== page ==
Amelia Peabody Emerson and her husband, Radcliffe, leave their precocious son, Ramses behind with his loving aunt and uncle in order to finish an excavation for the late Lord Baskerville in Egypt. After four years living a quiet, domestic life, Emerson and Peabody are in their element, although they do miss little Ramses. Naturally, things are not all they originally appear to be, and as one person after another turns up dead even Emerson has to admit that Lord Baskerville was most likely murdered. One clue leads to another and the only way to be sure they found out who the culprit was is to read or listen to this yourself.

This was better than the first, as Ramses is a delightful addition, and Amelia and Radcliffe are more fun now that they are married. I can only hope that eventually Ramses will get to be in more of the stories and that he stays as funny as ever.
( )
  Karin7 | Jan 20, 2016 |
The Curse Of The Pharaohs, by Elizabeth Peters
★★★★★ and a ♥

Synopsis: Victorian gentlewoman Amelia Peabody Emerson does not relish the joys of home and hearth. For while she and her husband, the renowned archaeologist Radcliffe Emerson, dutifully go about raising their young son, Ramses, Amelia dreams only of the dust and detritus of ancient civilizations. Providentially, a damsel in distress--coupled with a promising archeological site--demands their immediate presence in Egypt. The damsel is Lady Baskerville, and the site is a tomb in Luxor recently discovered by Sir Henry Baskerville, who promptly died under bizarre circumstances. Amelia and Radcliffe arrive to find the camp in disarray, terrified workers, an eccentric group of guests...and a persistent rumor of a ghost on the grounds. Now the indomitable Amelia must battle evil forces determined to stand between her and her beloved antiquities--and make her foray into the truth a most deadly affair...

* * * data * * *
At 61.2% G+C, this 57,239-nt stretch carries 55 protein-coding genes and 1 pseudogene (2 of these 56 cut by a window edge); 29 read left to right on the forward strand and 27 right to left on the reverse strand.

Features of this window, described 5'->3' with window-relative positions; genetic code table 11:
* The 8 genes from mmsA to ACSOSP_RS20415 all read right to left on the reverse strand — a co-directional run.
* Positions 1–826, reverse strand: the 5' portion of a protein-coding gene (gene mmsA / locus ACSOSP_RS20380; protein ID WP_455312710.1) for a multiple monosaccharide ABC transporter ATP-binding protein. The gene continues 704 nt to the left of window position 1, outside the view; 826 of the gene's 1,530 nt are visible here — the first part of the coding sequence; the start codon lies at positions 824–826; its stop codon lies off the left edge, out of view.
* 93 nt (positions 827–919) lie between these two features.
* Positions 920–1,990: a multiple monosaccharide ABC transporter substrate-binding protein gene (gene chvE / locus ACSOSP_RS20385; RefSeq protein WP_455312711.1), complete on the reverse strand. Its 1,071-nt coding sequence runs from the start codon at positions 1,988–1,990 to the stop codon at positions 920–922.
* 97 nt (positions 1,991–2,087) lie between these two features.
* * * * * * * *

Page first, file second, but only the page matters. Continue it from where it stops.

In A Sentence: an excellent and even comical reread!
My Thoughts: Due to a lack of availability of audiobooks I intended to read, I've reverted back to some old favorites of mine. I first read this back when I was in middle school (I think), and I loved it! I still love it, in fact. This book combines mystery, adventure, history, and even a little romance in a dashing and humorous way. You can't help but fall in love with Radcliffe Emerson and his antics, as well as with Amelia with her British eccentricities. They make such an odd and hilarious couple that you want to keep reading about them over and over again.
I thought the detective/mystery aspect of the novel was more developed than it's predecessor. Plus, Emerson and Amelia working as team is more fun to read about than their antagonistic courtship. In addition, you get a introduction to their son Ramses, whose antics are so much fun to read about.
Overall, this series is a lot of fun, and it gets better with each book you read. I think the series starts to deteriorate towards the end, but the first 7 books or so are really enjoyable. I will definitely keep going with this series on audiobook, as I continue on my epic quest of apartment spring cleaning and reorganizing. ( )
  Spirolim | Jan 13, 2016 |
I enjoyed the book, but I'm not quite sure why. The dig was not remarkable. There were so many characters, it was difficult to keep the "who's who" list up-to-date. Even the corpses began to pile up! Yet, I like Peabody and Emerson--and I look forward to the next installment when the precocious Ramses will join the quest. ( )
  kaulsu | Apr 7, 2015 |
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To Phyllis Whitney
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The events I am about to relate began on a December afternoon, when I had invited Lady Harold Carrington and certain of her friends to tea.
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This book has the SAME tittle as one written in 1975 by Philip Vandenberg.
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The witty, indefatigable Amelia Peabody--now married to the woman-hating archaeologist Radcliffe Emerson--eludes the villains and solves three murders in this adventure set among the archaeological digs in the Valley of the Kings.